It would take me an entire book to give you every wonderful memory that I have from working summer camps for two summers during college. It would take me more than a book to tell you about the people I’ve met through camp, and the people I love, and the people I still write letters too, or still talk to, or still wish I was sharing a bunk with. Or just the places I’ve visited because of the people, ambition and adventurous spirit that camp has given me. In order to tone it down for a single blog post, I’m just going to try and describe it for you so that one day when your child is five, and you want to strangle them with the kitchen towel you’re holding, and you’re wiping beads of sweat from your forehead in the heat, and your baking pies, and you’re over it – you’ll send them to Camp. (Maybe even Camp Hanes in the lovely little town of King, NC. Right near pilot mountain).
Oh summer camp, where counselors go to find hot summer flings and get a one-piece tan and children go to play on giant slip&slides and make speckled tye-dye shirts. If they’re lucky, they might even receive their very first nickname. Unfortunately, Tide has ruined a few of my tye-dye shirts, including my “Curly-Q 09 LIT Leader” one, but at least I still have the Pack of Bears tye-dye shirt from 09 as well.
Summer Camp makes me feel warm, maybe because I think about the countless burns I’ve experienced, or how much weight I lost in pure, unadulterated sweat. Obviously, I also received and gave a lot of bear hugs (and I’m short so I was often picked up off the ground – I’m looking at you John Philpot) and so that aspect is quite warm as well. Anything involving bears seems like it could be warm. But more then that, summer camp makes me want to scrap book, take a kayaking trip, road-trip straight to Winston-Salem and throw a water bottle at Tommy McGlaun’s head (co-counselor, entire summer, toxic and loving relationship).
But more than that, summer camp just gave me a lot of first time experiences I wouldn’t have had otherwise. What nineteen year old gets to rappel down mountains, go caving, white water rafting, kayak down rivers in West Virginia AND get paid for it. (Oh, and did I mention this was my first time ever doing anything adventurous. Before this, I’d much rather paint my nails and dance around my dorm room to some bad pop music).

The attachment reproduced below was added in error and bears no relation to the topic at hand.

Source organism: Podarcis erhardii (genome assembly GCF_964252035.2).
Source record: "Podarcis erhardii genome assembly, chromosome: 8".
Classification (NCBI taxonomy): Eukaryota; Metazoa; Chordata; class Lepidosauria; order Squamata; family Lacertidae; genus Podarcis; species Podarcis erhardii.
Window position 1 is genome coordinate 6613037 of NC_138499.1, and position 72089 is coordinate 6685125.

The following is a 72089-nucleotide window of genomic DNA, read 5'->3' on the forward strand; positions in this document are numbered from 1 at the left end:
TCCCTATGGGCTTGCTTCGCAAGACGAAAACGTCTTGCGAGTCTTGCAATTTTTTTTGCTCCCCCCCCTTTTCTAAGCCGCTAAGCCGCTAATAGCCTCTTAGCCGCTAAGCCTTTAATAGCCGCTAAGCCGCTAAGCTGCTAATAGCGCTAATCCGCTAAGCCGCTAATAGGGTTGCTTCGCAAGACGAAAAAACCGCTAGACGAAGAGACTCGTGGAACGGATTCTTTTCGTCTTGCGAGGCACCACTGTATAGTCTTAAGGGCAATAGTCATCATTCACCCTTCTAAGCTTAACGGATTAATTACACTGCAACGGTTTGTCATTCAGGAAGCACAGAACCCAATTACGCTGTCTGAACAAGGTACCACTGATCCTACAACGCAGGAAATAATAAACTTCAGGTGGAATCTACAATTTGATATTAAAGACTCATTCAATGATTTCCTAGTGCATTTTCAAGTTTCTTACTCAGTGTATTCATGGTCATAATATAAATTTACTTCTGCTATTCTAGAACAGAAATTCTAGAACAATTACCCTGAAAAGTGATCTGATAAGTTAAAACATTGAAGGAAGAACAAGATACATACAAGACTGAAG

So, let me start there…how I went to Camp. I had this boyfriend, who became an ex-boyfriend and so I decided that my first summer after college I needed to get out of my hometown (where I lived my whole life and continued to live throughout college – thirty minutes from my parents). So, I e-mailed this summer camp and they only had positions in Adventure (which is the best job at camp, just FYI). Furthermore, on the day of my grandmother’s funeral, with my entire (important) extended family shoved into a van and lost looking for a place to eat (in the middle of all the Spanish Moss of Gainsville) I had an interview with the Adventure Program Director. He was a bit sleazy to be honest and so I think he liked that my only form of exercise was shower-dancing, hallway-dancing, dorm-room-dancing, car-dancing, pretty much any compact and compartmental space I could find – I would dance. And so he hired me, along with a really shy girl from Virginia (who ended up dropping out of college after Camp and becoming a flight attendant) and one of my closest friends still to this day, Ivy. A college-level Volleyball player who is taller than 6-foot and can beast anyone in most sports. She’s freakin’ fantastic.
And there I was, a pretty-much small town girl, with small-town breasts, and pale, freckly skin, standing in a circle of forty other counselors trying to undo a human knot, or telling them how I got one of my scars, or playing some game of tag (probably toilet tag because it can be the most awkward). And I will never, ever regret any of this, in my life, or ever.